It may seem like an uphill battle, right? How can you protect yourself, when you don’t even know what the infraction is? Worse yet, you can end up losing reviews for something not even related to you.
There are some ways, and by no means is this the death of third-party Amazon sellers. While you may not be able to protect yourself 100%, consider the rest of the field is at risk too. If you take appropriate steps to avoid risk, you’ll still end up ahead of the pack.
The first and most important step; play by the rules! If sellers are being flagged or coming under fire for things they don’t know they’ve done, you can bet that you’re going to get caught for running grey or black hat tactics. Paying for reviews (including offering PayPal refunds after purchase), trying to get negative reviewers to change/remove their reviews, and using suggestive wording in your email follow-ups are all things that are likely to get you in trouble.
Make sure you familiarize yourself with Amazon’s review policies and make sure you stay within the guidelines. You won’t be 100% clear, but it’s a start.
Make Use Of The Early Reviewer Program
Reviews are harder than ever to get, so why not take advantage of an Amazon-sanctioned review service?
The Early Reviewer Program is an initiative in which Amazon themselves offer small incentives to buyers to leave a review for a product that is yet to get any. The program costs $60, and Amazon will continue to try to get reviewers for 12 months, or until you get five reviews through the program (whichever comes first).
The program is only open to Brand Registered sellers, and there is no guarantee that you will get all five reviews, or that they will be positive reviews. As such, it is still imperative that you have a good product. However, if you get all five reviews, $12 per review is a very fair price for your first, 100% legitimate Amazon reviews.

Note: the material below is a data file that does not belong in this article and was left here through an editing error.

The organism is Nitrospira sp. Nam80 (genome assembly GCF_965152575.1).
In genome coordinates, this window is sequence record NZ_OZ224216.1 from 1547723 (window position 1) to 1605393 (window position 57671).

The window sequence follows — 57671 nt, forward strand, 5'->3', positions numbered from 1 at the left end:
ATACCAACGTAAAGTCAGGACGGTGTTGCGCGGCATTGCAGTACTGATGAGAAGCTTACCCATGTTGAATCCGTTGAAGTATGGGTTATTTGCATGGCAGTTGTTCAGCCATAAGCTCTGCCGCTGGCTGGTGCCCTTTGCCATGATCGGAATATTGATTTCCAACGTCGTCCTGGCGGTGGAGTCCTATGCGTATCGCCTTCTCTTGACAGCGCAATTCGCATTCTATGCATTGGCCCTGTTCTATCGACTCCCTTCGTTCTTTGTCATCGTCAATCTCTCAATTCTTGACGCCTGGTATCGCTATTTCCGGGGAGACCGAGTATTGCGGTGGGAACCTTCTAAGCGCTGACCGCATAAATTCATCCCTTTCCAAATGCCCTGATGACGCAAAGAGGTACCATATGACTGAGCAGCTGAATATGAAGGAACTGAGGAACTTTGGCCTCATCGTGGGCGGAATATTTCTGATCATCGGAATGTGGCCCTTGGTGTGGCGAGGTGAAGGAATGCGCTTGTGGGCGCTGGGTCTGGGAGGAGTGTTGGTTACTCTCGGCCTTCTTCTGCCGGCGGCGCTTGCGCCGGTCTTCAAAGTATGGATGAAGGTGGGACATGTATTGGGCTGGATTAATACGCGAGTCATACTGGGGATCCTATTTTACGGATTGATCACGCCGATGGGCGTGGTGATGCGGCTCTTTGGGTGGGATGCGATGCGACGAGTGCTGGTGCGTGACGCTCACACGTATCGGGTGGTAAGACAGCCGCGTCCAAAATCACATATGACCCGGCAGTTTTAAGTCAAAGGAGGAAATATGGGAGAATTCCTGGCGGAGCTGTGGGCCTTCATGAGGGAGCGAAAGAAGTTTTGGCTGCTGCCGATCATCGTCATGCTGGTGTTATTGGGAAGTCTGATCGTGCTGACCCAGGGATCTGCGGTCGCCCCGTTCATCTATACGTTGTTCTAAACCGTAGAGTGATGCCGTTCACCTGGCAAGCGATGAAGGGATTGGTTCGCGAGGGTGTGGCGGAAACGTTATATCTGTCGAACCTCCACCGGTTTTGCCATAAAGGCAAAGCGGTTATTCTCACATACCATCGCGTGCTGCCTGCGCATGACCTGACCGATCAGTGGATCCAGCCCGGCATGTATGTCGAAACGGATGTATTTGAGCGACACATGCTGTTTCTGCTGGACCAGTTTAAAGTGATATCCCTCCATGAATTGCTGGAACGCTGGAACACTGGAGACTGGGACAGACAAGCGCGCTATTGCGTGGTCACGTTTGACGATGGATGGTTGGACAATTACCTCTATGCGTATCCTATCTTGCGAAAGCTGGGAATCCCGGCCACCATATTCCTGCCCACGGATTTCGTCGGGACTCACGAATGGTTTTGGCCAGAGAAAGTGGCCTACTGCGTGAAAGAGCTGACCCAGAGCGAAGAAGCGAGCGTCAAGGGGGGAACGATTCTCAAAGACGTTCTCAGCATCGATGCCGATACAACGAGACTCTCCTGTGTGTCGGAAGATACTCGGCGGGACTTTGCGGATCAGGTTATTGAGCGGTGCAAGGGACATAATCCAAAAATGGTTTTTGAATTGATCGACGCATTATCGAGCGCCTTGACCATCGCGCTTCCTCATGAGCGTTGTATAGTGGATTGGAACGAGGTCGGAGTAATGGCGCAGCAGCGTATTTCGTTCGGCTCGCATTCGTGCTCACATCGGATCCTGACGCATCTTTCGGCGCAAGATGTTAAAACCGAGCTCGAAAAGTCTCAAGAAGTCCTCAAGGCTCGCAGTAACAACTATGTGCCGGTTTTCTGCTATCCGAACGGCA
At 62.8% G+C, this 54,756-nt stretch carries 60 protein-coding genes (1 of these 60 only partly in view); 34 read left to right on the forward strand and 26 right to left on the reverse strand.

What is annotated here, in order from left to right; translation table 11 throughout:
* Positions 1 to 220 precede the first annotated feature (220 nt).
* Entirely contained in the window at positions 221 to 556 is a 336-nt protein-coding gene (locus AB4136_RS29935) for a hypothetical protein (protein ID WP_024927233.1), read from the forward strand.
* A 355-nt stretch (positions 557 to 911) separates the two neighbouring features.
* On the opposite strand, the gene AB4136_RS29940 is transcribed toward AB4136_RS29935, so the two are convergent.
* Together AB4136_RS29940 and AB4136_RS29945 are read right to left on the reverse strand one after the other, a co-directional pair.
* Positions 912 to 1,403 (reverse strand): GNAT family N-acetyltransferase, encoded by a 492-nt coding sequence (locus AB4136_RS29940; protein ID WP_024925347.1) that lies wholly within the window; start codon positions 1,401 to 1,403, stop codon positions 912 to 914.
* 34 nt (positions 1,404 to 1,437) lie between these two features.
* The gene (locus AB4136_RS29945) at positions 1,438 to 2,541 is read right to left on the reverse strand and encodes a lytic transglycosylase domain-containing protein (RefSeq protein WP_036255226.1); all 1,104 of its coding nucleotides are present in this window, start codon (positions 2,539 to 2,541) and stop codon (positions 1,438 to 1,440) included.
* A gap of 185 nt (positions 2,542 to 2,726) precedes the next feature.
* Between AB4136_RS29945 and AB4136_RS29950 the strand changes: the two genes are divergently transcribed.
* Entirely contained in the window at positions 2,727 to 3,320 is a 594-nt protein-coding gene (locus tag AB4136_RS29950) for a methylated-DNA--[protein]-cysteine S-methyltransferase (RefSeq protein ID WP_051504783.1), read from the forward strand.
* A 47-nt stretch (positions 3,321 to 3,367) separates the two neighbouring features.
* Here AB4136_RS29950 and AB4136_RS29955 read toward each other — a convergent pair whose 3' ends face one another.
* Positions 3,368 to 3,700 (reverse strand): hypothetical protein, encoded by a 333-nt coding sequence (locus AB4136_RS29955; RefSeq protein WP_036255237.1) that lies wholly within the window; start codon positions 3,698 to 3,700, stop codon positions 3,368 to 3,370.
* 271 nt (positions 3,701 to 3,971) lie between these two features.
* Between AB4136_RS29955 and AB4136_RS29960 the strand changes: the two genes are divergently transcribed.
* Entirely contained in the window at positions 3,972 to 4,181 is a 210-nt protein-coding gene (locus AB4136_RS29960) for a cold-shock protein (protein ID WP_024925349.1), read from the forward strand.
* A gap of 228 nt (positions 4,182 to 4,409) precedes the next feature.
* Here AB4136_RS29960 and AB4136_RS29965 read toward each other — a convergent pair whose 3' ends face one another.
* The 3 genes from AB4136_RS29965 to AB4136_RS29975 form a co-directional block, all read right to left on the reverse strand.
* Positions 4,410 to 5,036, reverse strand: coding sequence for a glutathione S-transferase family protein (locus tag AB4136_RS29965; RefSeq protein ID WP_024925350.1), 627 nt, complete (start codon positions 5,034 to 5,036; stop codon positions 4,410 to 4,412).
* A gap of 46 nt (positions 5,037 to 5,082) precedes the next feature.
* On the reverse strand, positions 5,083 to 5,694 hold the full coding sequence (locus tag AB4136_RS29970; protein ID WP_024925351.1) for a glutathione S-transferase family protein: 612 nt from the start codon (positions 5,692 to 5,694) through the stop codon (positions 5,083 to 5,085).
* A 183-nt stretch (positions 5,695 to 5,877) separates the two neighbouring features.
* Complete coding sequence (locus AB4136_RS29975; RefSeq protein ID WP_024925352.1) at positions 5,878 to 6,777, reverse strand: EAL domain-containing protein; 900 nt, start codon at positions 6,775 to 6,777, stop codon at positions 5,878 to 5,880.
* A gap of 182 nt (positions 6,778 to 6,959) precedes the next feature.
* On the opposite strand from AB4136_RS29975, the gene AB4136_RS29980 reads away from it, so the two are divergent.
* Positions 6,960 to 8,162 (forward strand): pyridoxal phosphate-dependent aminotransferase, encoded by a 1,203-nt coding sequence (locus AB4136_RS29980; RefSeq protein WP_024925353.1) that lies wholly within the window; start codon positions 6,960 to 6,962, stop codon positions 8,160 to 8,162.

Space Out Review Requests
Most sellers user autoresponders to send review requests, and for good reason. Without a review follow-up sequence, you’ll be sitting back and hoping for people to leave reviews, instead of proactively seeking out happy customers.
PS: LandingCube now has our own, built-in follow-up email feature, to help you send review requests to people after they’ve claimed a coupon.
With increased review velocity believed to trigger Amazon’s unusual review activity algorithm, it may be best to avoid a short-term spike in reviews, as amazing as that sounds. If you’re running a short-term, high-velocity promotion, such as a product launch, try not to send all your review request emails at the same time. For example, if you sell 30 units in a day, instead of sending 30 follow-up emails at the same time, send 10 one day, 10 the next, and 10 the next. If you’re using LandingCube, you may want to consider setting a daily promo code limit to effectively space out your coupon claims, and subsequent review requests.
Mitigate Risk – Drive Your Own Traffic, and Sell On Multiple Channels
What is clear here is that Amazon selling can be a fickle game. It’s not to say you should abandon Amazon – we’re big advocates that if you’re selling ECommerce, you should be selling, at least in part, on Amazon. But to put all your eggs in one basket is risky.
However unlikely, you should consider the possibility that your Amazon listings take a big hit in one day, or even worse, you get suspended from Amazon. Whether it’s a week, two weeks, a month, that’s going to end up in a lot of lost revenue if you have no other sales channels. But if you have your own store, set up with a platform such as WordPress or Shopify, you have the option to focus your resources on that channel and keep making sales, in the case that Amazon goes south.
Additionally, learn how to drive your own traffic, through avenues such as email marketing, Facebook ads or other social media platforms. That way you make your listing less reliant on reviews and have the option to increase your focus on external traffic if organic Amazon traffic takes a dip.
Amazon Review Blocks And Deletions – In Summary
The world of Amazon reviews is scary, as more and more sellers are beginning to realize. You can do everything by the book, yet at any moment the book can change, or you fall victim to something that wasn’t in the book.
While many see Amazon’s aggressive stance as a problem, ultimately this is a positive move. Dodgy grey and black-hat sellers are getting taken out, leaving more of the market for people who play by the rules.
Amazon is such a massive beast, and is still growing, so it’s not worth giving up on selling on Amazon. Just take smart steps to mitigate risk. Follow the rules, try as much as you can to avoid suspicious activity, and have other channels to sell on should the worst happen.